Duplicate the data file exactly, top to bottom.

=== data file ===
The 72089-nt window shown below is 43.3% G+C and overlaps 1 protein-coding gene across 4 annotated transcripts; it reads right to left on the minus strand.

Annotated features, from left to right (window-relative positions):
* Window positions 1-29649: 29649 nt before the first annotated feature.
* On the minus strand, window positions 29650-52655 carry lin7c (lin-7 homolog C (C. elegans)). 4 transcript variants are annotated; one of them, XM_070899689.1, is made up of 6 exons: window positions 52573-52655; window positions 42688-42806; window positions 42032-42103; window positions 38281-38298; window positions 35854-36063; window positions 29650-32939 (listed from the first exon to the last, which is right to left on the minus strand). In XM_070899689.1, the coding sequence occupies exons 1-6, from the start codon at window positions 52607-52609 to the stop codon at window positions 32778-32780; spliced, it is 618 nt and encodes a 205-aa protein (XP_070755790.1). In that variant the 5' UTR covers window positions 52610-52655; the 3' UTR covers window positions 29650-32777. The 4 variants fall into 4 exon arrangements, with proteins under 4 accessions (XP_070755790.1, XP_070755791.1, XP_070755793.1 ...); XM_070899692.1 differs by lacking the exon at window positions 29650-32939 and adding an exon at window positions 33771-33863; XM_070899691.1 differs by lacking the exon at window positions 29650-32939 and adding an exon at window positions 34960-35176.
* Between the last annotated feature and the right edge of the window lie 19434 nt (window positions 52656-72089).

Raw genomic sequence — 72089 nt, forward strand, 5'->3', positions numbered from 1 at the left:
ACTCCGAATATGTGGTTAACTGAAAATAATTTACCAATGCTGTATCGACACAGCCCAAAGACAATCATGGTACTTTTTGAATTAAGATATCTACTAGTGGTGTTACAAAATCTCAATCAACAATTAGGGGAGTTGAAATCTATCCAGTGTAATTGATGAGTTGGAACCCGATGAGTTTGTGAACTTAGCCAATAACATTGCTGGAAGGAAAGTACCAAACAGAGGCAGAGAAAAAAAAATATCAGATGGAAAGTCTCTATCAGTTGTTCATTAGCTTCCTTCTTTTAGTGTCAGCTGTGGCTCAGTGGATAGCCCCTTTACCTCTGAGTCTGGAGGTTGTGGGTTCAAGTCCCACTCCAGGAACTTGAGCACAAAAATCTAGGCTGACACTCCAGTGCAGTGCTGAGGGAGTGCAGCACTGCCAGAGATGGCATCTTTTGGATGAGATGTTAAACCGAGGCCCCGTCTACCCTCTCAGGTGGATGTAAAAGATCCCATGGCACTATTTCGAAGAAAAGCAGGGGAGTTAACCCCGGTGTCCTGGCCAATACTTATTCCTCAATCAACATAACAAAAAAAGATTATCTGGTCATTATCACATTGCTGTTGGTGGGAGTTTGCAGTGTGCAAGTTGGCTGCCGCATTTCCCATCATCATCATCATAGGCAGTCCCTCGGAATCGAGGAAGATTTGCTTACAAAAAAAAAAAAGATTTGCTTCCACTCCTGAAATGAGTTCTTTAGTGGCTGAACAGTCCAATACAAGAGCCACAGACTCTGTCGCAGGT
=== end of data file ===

The 72089-nt window shown below is 43.3% G+C and overlaps 1 protein-coding gene across 4 annotated transcripts; it reads right to left on the minus strand.

Annotated features, from left to right (window-relative positions):
* Window positions 1-29649: 29649 nt before the first annotated feature.
* On the minus strand, window positions 29650-52655 carry lin7c (lin-7 homolog C (C. elegans)). 4 transcript variants are annotated; one of them, XM_070899689.1, is made up of 6 exons: window positions 52573-52655; window positions 42688-42806; window positions 42032-42103; window positions 38281-38298; window positions 35854-36063; window positions 29650-32939 (listed from the first exon to the last, which is right to left on the minus strand). In XM_070899689.1, the coding sequence occupies exons 1-6, from the start codon at window positions 52607-52609 to the stop codon at window positions 32778-32780; spliced, it is 618 nt and encodes a 205-aa protein (XP_070755790.1). In that variant the 5' UTR covers window positions 52610-52655; the 3' UTR covers window positions 29650-32777. The 4 variants fall into 4 exon arrangements, with proteins under 4 accessions (XP_070755790.1, XP_070755791.1, XP_070755793.1 ...); XM_070899692.1 differs by lacking the exon at window positions 29650-32939 and adding an exon at window positions 33771-33863; XM_070899691.1 differs by lacking the exon at window positions 29650-32939 and adding an exon at window positions 34960-35176.
* Between the last annotated feature and the right edge of the window lie 19434 nt (window positions 52656-72089).

Raw genomic sequence — 72089 nt, forward strand, 5'->3', positions numbered from 1 at the left:
ACTCCGAATATGTGGTTAACTGAAAATAATTTACCAATGCTGTATCGACACAGCCCAAAGACAATCATGGTACTTTTTGAATTAAGATATCTACTAGTGGTGTTACAAAATCTCAATCAACAATTAGGGGAGTTGAAATCTATCCAGTGTAATTGATGAGTTGGAACCCGATGAGTTTGTGAACTTAGCCAATAACATTGCTGGAAGGAAAGTACCAAACAGAGGCAGAGAAAAAAAAATATCAGATGGAAAGTCTCTATCAGTTGTTCATTAGCTTCCTTCTTTTAGTGTCAGCTGTGGCTCAGTGGATAGCCCCTTTACCTCTGAGTCTGGAGGTTGTGGGTTCAAGTCCCACTCCAGGAACTTGAGCACAAAAATCTAGGCTGACACTCCAGTGCAGTGCTGAGGGAGTGCAGCACTGCCAGAGATGGCATCTTTTGGATGAGATGTTAAACCGAGGCCCCGTCTACCCTCTCAGGTGGATGTAAAAGATCCCATGGCACTATTTCGAAGAAAAGCAGGGGAGTTAACCCCGGTGTCCTGGCCAATACTTATTCCTCAATCAACATAACAAAAAAAGATTATCTGGTCATTATCACATTGCTGTTGGTGGGAGTTTGCAGTGTGCAAGTTGGCTGCCGCATTTCCCATCATCATCATCATAGGCAGTCCCTCGGAATCGAGGAAGATTTGCTTACAAAAAAAAAAAAGATTTGCTTCCACTCCTGAAATGAGTTCTTTAGTGGCTGAACAGTCCAATACAAGAGCCACAGACTCTGTCGCAGGT